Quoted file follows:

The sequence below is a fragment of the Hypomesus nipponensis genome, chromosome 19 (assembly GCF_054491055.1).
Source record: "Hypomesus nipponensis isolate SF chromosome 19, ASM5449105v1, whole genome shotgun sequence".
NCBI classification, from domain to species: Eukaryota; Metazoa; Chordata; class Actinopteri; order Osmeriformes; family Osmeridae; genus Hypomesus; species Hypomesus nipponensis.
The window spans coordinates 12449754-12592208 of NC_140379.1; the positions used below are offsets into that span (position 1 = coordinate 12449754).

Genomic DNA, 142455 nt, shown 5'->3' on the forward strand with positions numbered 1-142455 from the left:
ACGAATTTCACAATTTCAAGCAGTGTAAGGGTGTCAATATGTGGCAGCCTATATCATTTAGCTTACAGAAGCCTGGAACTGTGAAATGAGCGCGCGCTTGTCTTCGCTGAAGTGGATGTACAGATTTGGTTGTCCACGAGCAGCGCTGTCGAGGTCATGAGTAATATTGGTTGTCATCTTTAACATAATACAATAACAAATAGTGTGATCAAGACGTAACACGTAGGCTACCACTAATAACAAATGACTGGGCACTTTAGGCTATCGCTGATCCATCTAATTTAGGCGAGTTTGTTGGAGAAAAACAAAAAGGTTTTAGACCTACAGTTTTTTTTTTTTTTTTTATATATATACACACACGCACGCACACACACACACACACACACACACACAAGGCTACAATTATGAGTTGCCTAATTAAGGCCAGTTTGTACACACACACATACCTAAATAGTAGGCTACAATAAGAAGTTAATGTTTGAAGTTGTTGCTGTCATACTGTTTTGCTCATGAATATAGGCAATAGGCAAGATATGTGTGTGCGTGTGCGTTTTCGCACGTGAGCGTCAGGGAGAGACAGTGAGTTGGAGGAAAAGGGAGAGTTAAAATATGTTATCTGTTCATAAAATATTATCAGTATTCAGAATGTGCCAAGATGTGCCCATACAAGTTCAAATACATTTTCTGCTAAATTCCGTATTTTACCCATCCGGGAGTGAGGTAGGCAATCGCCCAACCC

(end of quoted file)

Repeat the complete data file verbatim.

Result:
The sequence below is a fragment of the Hypomesus nipponensis genome, chromosome 19 (assembly GCF_054491055.1).
Source record: "Hypomesus nipponensis isolate SF chromosome 19, ASM5449105v1, whole genome shotgun sequence".
NCBI classification, from domain to species: Eukaryota; Metazoa; Chordata; class Actinopteri; order Osmeriformes; family Osmeridae; genus Hypomesus; species Hypomesus nipponensis.
The window spans coordinates 12449754-12592208 of NC_140379.1; the positions used below are offsets into that span (position 1 = coordinate 12449754).

Genomic DNA, 142455 nt, shown 5'->3' on the forward strand with positions numbered 1-142455 from the left:
ACGAATTTCACAATTTCAAGCAGTGTAAGGGTGTCAATATGTGGCAGCCTATATCATTTAGCTTACAGAAGCCTGGAACTGTGAAATGAGCGCGCGCTTGTCTTCGCTGAAGTGGATGTACAGATTTGGTTGTCCACGAGCAGCGCTGTCGAGGTCATGAGTAATATTGGTTGTCATCTTTAACATAATACAATAACAAATAGTGTGATCAAGACGTAACACGTAGGCTACCACTAATAACAAATGACTGGGCACTTTAGGCTATCGCTGATCCATCTAATTTAGGCGAGTTTGTTGGAGAAAAACAAAAAGGTTTTAGACCTACAGTTTTTTTTTTTTTTTTTATATATATACACACACGCACGCACACACACACACACACACACACACACAAGGCTACAATTATGAGTTGCCTAATTAAGGCCAGTTTGTACACACACACATACCTAAATAGTAGGCTACAATAAGAAGTTAATGTTTGAAGTTGTTGCTGTCATACTGTTTTGCTCATGAATATAGGCAATAGGCAAGATATGTGTGTGCGTGTGCGTTTTCGCACGTGAGCGTCAGGGAGAGACAGTGAGTTGGAGGAAAAGGGAGAGTTAAAATATGTTATCTGTTCATAAAATATTATCAGTATTCAGAATGTGCCAAGATGTGCCCATACAAGTTCAAATACATTTTCTGCTAAATTCCGTATTTTACCCATCCGGGAGTGAGGTAGGCAATCGCCCAACCC